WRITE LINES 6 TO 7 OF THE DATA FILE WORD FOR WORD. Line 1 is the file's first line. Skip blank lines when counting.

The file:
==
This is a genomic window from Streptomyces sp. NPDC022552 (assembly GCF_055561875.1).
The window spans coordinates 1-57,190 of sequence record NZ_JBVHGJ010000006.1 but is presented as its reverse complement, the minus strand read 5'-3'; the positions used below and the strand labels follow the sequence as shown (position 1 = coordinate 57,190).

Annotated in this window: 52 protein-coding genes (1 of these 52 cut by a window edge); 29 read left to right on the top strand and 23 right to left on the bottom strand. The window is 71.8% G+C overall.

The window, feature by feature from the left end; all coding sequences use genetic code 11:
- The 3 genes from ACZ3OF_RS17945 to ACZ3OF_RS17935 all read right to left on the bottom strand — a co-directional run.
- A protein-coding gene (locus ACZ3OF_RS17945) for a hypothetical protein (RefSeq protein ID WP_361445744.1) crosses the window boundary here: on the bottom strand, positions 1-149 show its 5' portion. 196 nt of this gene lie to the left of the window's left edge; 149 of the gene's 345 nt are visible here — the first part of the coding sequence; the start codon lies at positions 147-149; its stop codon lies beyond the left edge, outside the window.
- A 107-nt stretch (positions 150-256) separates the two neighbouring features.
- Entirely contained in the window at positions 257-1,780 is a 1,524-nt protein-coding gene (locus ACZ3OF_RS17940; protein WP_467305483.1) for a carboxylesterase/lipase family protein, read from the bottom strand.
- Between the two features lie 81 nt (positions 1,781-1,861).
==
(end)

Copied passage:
- A protein-coding gene (locus ACZ3OF_RS17945) for a hypothetical protein (RefSeq protein ID WP_361445744.1) crosses the window boundary here: on the bottom strand, positions 1-149 show its 5' portion. 196 nt of this gene lie to the left of the window's left edge; 149 of the gene's 345 nt are visible here — the first part of the coding sequence; the start codon lies at positions 147-149; its stop codon lies beyond the left edge, outside the window.
- A 107-nt stretch (positions 150-256) separates the two neighbouring features.